Recently patient-specificMonteCarlo-basedtreatment planning systems have become commercially available; however, their routine implementation in radiotherapy clinics still hinges on many factors, such as adequate modeling of radiation sources; solving several experimental problems involving tissue inhomogeneities; answering many important clinical questions; updating the dose calculation algorithms; and improving the computing hardware. It is expected that in the near future incorporation of predictive biological models for tumor control and normal tissue complication into MonteCarlo-baseddose calculation engines will form the standard approach to radiotherapy treatment planning.

Photograph: Courtesy of Jan P. Seuntjens, Ph.D., McGill University, Montr´eal. Reproduced with Permission.

4 Two-ParticleCollisions

This chapter deals with two-particlecollisions characterized by an energetic projectile striking a stationary target. Three categories of projectiles of interest in medical physics are considered:light charged particles such as electrons and positrons,heavy charged particles such as protons andα particles, andneutral particles such as neutrons. The targets are either atoms as a whole, atomic nuclei, or atomic orbital electrons. The collisions are classified into three categories: nuclear reactions; elastic collisions; and inelastic collisions.

The many types of interacting particles as well as the various possible categories of interactions result in a wide range of two-particlecollisions of interest in medical physics. Several parameters, such as theQ value and energy threshold in nuclear reactions, and energy transfer, scattering angle and angular scattering power in elastic scattering, used in characterization of twoparticle collisions, are defined in this chapter. Many of these parameters play an important role in radiation dosimetry through their e ects on stopping powers, as discussed in Chap. 5. They also play an important role in the production of radioactive nuclides (nucleosynthesis), as discussed in Chap. 8.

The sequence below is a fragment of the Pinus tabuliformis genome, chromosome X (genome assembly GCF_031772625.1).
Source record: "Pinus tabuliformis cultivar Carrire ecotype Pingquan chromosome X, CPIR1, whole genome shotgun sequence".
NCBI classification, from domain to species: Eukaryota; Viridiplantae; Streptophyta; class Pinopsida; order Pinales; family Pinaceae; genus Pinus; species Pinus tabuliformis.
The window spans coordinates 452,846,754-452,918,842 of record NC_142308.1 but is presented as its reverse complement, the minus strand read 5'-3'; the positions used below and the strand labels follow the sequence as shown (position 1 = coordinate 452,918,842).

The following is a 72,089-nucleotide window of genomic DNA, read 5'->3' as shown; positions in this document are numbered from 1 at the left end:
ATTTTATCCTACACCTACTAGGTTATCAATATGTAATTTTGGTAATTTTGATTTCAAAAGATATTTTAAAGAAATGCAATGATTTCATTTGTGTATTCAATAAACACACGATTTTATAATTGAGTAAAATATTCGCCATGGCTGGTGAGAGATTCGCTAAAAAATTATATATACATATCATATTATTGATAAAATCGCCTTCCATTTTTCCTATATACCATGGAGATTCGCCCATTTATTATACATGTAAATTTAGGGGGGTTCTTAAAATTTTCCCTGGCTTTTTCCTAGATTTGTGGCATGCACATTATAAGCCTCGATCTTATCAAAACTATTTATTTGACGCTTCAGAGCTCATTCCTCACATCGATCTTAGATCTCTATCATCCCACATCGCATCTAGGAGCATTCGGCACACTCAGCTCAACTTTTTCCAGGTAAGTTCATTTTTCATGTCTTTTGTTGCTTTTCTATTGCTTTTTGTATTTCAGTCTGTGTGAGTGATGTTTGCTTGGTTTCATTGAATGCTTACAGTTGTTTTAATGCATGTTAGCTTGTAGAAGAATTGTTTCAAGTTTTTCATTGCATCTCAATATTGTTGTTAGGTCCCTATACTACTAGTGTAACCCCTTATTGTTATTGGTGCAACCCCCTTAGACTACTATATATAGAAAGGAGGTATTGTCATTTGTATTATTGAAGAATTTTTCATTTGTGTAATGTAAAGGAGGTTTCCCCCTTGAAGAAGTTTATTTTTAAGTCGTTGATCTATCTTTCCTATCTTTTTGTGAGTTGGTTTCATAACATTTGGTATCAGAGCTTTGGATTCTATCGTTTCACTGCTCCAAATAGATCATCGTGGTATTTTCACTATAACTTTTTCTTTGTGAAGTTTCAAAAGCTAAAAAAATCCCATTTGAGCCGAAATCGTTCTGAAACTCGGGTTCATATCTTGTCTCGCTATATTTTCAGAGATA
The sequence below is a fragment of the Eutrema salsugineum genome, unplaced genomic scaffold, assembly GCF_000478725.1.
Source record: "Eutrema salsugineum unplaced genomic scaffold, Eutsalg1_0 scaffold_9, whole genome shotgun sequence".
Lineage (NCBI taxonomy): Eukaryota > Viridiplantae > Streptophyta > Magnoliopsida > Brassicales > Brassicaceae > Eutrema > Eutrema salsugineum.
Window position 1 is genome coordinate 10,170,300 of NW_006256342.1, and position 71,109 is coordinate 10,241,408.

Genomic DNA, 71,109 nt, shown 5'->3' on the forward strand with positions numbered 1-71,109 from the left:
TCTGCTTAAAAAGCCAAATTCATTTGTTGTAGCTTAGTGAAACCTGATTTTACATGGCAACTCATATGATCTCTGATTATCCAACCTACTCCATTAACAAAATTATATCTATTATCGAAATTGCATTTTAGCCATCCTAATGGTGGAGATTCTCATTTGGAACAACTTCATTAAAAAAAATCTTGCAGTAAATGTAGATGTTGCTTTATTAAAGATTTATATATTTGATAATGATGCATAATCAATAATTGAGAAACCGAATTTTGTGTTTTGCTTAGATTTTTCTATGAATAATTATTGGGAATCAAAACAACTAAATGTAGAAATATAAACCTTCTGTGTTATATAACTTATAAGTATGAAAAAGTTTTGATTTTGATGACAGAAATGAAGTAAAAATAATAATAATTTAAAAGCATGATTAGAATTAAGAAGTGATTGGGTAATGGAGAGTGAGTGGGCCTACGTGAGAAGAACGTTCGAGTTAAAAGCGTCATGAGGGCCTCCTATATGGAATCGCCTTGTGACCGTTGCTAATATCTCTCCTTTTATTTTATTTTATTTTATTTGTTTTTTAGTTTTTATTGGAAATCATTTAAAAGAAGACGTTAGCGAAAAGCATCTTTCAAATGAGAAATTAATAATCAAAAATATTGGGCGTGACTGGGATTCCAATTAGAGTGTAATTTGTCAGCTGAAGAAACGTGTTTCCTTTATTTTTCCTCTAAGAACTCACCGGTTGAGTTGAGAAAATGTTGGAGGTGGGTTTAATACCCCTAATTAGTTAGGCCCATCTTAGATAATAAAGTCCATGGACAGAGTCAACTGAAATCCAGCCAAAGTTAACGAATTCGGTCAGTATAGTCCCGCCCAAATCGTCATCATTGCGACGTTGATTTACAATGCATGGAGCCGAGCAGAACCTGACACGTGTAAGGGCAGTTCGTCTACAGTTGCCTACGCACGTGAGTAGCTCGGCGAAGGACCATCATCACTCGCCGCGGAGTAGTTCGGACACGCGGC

118 4 Two-ParticleCollisions

4.1 Collisions of Two Particles: General Aspects

A common problem in nuclear physics and radiation dosimetry is the collision of two particles in which a projectile with mass m1, velocityυ1 and kinetic energy (EK)1 strikes a stationary target with massm2 and velocityυ2 = 0.

As shown schematically in Fig. 4.1, the collision in the most general case results in an intermediate compound that decays into two reaction products: one of mass m3 ejected with velocityυ3 at an angleθ to the incident projectile direction, and the other of massm4 ejected with velocityυ4 at an angleφ to the incident projectile direction.

The probability or cross section for a particular collision as well as the collision outcome depend on the physical properties of the projectile (mass, charge, velocity, kinetic energy) and the stationary target (mass, charge).

Projectiles of interest in medical physics fall into one of three categories, each category characterized by its own specific mechanism for the interaction between the projectile and the target. The three categories of projectiles are:

(i) heavy charged particles, (ii) light charged particles, and (iii) neutrons.

Fig. 4.1. Schematic representation of a two-particlecollision of a projectile with massm1, velocityυ1 and kinetic energy (EK)1 striking a stationary target with massm2 and velocityυ2 = 0. An intermediate compound entity is produced temporarily that decays into two reaction products, one of massm3 ejected with velocityυ3 at an angleθ to the incident projectile direction, and the other of massm4 ejected with velocityv4 at an angleφ to the incident projectile direction